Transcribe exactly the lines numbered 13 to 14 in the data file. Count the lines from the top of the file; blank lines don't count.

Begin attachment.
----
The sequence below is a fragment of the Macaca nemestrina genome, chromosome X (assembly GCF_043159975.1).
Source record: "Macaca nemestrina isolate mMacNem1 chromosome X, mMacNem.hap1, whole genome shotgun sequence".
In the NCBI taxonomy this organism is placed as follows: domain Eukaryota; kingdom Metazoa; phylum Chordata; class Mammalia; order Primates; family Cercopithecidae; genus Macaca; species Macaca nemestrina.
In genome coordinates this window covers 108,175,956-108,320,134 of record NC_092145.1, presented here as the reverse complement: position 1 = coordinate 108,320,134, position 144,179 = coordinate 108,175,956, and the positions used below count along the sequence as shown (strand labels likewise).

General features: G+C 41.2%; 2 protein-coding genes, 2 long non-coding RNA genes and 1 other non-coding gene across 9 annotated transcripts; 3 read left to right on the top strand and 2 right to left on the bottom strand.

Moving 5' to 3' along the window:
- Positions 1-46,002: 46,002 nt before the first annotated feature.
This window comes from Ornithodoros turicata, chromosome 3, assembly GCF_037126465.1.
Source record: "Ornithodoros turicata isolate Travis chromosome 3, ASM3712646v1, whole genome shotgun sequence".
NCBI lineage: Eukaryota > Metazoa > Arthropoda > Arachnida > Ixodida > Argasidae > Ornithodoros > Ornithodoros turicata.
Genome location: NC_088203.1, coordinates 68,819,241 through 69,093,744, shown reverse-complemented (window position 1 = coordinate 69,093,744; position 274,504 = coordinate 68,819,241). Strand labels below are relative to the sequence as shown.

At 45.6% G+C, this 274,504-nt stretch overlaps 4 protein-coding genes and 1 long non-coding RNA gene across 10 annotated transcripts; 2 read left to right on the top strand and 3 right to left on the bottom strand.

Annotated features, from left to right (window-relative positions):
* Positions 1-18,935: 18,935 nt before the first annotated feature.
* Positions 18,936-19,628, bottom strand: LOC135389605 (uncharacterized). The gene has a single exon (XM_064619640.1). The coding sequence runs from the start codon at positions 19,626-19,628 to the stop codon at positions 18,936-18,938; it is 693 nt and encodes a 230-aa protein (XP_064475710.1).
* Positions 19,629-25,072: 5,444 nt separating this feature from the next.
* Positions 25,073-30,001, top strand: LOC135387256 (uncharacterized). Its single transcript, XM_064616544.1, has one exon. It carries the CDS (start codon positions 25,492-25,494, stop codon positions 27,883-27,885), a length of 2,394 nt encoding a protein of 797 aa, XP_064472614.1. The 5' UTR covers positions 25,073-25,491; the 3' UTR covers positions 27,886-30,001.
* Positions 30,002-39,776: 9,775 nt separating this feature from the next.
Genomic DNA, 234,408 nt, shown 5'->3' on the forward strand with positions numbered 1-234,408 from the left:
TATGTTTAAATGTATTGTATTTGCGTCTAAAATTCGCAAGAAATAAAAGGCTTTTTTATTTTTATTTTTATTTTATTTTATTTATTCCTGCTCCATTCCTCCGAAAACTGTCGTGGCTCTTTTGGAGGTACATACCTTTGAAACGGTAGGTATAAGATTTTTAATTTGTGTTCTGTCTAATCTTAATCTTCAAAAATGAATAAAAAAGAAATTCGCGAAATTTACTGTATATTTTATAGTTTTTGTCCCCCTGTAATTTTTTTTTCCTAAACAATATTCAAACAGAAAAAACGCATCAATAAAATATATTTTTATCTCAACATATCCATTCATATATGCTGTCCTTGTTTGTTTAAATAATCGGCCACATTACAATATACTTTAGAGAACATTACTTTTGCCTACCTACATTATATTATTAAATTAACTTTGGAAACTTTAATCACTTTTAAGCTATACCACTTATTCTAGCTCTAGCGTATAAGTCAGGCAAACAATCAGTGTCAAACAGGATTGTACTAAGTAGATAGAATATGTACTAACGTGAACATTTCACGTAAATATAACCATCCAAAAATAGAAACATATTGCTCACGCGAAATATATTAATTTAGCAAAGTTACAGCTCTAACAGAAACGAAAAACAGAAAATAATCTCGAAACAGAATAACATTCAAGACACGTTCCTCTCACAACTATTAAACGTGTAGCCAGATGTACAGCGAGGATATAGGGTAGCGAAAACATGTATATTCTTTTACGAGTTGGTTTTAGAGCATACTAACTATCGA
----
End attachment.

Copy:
Annotated features, from left to right (window-relative positions):
* Positions 1-18,935: 18,935 nt before the first annotated feature.